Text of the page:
Protecting Seattle’s Waterways
Sewage Overflow Prevention
Seattle waterways will benefit from upcoming projects to prevent sewage overflows and polluted stormwater runoff.
Every year, rain washes millions of gallons of untreated sewage and stormwater into the city’s waterways, threatening human and aquatic health and our quality of life. In 2012, more than 154 million gallons of raw sewage and stormwater spilled into Seattle’s creeks, lakes, the Ship Canal, the Duwamish River, and Elliott Bay. These combined sewage overflows (CSOs) create significant health and environmental risks.
Now, the City of Seattle has negotiated a first-of-its-kind proposed agreement (pdf) that will prevent sewage overflows by allowing the city to use the most cost-effective and environmentally-beneficial projects to control and treat both stormwater and sewage. View the following to learn more about these projects and solutions:
- The Plan to Protect Seattle’s Waterways
- Environmental Impact Statement Scoping Notice for the Plan (pdf)
- Community Guide to the Plan - Spring 2013 (pdf)
- Video overview of the Plan
Submit your comments in a short survey by June 20, 2013.
For more detailed information:
- View real-time reports of raw sewage overflows (updated hourly).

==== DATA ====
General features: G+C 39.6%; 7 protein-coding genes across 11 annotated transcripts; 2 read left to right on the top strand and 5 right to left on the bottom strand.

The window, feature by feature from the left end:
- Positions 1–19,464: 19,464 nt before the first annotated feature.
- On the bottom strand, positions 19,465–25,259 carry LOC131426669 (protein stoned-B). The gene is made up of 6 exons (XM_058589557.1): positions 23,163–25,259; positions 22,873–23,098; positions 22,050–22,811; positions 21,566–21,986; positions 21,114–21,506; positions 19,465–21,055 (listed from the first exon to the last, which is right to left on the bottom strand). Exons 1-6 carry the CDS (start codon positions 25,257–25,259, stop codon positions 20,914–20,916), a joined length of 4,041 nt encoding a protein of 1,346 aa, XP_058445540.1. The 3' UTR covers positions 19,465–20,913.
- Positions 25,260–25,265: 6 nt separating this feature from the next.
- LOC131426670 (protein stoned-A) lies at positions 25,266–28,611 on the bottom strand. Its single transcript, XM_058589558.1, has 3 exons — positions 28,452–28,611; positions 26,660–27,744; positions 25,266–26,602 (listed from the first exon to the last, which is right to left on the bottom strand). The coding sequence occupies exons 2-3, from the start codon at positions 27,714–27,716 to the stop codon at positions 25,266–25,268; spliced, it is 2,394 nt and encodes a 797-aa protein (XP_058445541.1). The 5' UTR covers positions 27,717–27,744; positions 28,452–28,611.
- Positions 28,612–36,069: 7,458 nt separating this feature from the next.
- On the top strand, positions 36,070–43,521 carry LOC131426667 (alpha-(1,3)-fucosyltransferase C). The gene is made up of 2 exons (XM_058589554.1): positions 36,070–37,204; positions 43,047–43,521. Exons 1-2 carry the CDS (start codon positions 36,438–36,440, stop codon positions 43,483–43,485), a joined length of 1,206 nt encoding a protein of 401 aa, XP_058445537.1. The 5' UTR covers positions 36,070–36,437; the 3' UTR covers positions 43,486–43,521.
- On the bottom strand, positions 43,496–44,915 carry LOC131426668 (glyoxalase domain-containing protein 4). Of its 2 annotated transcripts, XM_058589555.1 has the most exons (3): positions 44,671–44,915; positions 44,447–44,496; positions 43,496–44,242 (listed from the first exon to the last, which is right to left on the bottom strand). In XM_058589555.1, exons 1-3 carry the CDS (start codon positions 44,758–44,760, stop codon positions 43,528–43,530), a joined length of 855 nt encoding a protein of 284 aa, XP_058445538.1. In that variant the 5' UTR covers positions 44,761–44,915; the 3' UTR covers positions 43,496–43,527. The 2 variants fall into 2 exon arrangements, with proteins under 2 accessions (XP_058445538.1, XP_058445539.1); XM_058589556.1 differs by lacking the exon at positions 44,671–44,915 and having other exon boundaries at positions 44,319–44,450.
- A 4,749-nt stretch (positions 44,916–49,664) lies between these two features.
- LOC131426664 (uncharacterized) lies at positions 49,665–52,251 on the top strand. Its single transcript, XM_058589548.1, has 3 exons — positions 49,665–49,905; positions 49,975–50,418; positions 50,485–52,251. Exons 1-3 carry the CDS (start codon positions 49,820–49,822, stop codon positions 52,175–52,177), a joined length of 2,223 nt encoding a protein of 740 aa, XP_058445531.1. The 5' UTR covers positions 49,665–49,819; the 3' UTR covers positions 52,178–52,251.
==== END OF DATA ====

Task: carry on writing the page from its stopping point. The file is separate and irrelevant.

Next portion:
- Read the full 2010-2015 CSO Reduction Plan Amendment (pdf) to clean up our waterways.
- See a map of Seattle CSO locations (pdf).
Overflow Reduction Projects
Combined sewer overflows have been reduced from 30 billion gallons per year in 1970 to 190 million gallons in 2010. But we must continue work on the following projects to finish the job in order to protect Seattle’s waterways and comply with the Clean Water Act.
- Retrofit Projects
- Green Stormwater Infrastructure Projects
- Large Storage Projects:
Windermere Basin | Genesee Basin | Henderson Basin
Over the next 13 years, the program is expected to spend about $500 million on projects to implement the proposed agreement. Funding the plan to protect our waterways will increase a typical single-family customer’s drainage and wastewater bill by an estimated $58.76 per year by 2025.
The proposal is also expected to save customers approximately $375 million in future operating and maintenance costs over that same time because Seattle Public Utilities (SPU) has been able to demonstrate that the way it inspects and maintains the sewer system has significantly reduced the risk of pipe breaks and sewage spills.
Find out how you can help to Restore Our Waters.